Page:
Type of childcare – Nanny Type
In-Home Child Care Providers and Shared Care
Some parents choose to hire an in-home child care provider (often referred to as a nanny, or au-pair) to care for their children. This person may live in or out of your home and may have additional responsibilities such as light housekeeping, cooking, laundry, carpooling and errand-running. Live-in providers generally work for room and board plus a salary. In-home child care is usually the most expensive form of child care.
Parents generally find in-home providers by placing ads in the classified section of local newspapers, using an agency that specializes in child care providers, or reviewing listings at a resource and referral service. The resource and referral agency in your area can provide you with the names of placement agencies and with listings of actual providers. It can also give you specific guidelines for interviewing prospective providers (some offer translation services for limited-English speaking applicants), assist you in writing/placing an ad, and supply you with a sample contract to use when you have made your choice.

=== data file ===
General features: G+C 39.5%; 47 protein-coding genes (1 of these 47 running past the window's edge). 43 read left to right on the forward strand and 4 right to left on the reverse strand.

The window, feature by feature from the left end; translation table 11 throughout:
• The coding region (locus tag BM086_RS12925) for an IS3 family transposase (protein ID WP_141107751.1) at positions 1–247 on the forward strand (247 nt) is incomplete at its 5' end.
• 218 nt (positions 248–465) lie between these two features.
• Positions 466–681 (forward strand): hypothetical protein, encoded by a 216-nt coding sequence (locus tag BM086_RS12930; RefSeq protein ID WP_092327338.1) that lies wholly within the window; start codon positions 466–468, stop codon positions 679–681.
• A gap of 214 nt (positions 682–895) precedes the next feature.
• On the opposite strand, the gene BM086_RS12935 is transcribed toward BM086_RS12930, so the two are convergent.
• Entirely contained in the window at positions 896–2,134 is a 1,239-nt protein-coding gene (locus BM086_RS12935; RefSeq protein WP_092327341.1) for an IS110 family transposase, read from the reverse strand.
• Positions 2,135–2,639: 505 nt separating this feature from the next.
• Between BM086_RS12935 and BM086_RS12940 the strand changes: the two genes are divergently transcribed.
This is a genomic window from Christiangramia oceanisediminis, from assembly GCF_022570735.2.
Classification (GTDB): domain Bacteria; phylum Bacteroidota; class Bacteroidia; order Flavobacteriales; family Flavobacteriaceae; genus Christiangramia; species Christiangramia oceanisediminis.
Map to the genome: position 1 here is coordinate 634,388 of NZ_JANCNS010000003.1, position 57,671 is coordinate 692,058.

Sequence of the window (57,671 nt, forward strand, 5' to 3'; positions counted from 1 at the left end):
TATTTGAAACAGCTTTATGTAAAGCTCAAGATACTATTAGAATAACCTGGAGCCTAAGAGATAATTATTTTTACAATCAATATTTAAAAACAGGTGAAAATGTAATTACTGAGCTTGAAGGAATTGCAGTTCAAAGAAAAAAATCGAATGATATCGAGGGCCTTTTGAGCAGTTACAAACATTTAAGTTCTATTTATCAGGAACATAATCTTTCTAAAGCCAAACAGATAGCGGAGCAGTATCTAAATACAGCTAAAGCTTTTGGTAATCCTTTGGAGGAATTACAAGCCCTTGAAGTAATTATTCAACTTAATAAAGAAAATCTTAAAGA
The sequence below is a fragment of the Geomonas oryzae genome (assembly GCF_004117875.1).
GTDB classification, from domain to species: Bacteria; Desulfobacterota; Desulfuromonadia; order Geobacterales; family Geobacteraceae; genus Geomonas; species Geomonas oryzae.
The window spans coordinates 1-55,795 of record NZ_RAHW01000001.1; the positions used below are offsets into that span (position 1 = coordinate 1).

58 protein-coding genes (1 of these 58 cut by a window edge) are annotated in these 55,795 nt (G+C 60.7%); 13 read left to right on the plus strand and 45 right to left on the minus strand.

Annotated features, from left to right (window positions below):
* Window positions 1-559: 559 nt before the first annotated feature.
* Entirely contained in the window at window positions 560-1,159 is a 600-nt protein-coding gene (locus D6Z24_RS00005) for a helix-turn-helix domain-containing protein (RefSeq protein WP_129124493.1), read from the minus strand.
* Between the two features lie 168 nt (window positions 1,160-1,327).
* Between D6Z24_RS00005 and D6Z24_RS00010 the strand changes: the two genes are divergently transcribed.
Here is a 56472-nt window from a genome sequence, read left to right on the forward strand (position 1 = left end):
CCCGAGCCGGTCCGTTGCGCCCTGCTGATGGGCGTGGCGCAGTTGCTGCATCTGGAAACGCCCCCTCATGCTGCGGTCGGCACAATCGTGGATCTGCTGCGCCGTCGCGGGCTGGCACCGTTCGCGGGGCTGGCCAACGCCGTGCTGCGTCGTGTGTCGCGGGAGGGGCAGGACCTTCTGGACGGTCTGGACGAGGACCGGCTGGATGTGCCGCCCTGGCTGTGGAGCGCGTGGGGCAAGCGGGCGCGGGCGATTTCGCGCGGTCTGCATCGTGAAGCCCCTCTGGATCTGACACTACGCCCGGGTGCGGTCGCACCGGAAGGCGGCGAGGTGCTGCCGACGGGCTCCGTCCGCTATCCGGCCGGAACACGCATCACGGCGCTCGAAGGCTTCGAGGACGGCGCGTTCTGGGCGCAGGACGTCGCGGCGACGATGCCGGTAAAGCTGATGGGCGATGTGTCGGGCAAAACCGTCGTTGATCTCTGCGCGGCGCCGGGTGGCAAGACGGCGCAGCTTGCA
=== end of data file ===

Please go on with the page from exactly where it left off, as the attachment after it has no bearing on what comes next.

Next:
You can also place listings, with salaries, for in-home child care providers at the Student Employment unit of the campus Career Planning and Placement Center at 642-0440. If child care is in exchange for room and board, listings can be posted with the campus Housing Office at 642-3644.
When interviewing in-home providers inquire about their level of experience and training in caring for children of the same age as your child. You should ask for references and make sure that you check them. Discuss the caregiver’s willingness and/or special training to care for your child in case of illness or injury. You should also make a point of discussing the time commitment you expect of the caregiver, as well as planning for their sick and vacation requests.
Some families may choose to enter a cooperative care arrangement, referred to as a “share,” in which two or more families pool their resources to hire one caregiver who will care for all their children either in one home or alternating among them. Such an arrangement is often more expensive than family day care, but costs less than hiring an in-home caregiver for one or two children in the same family.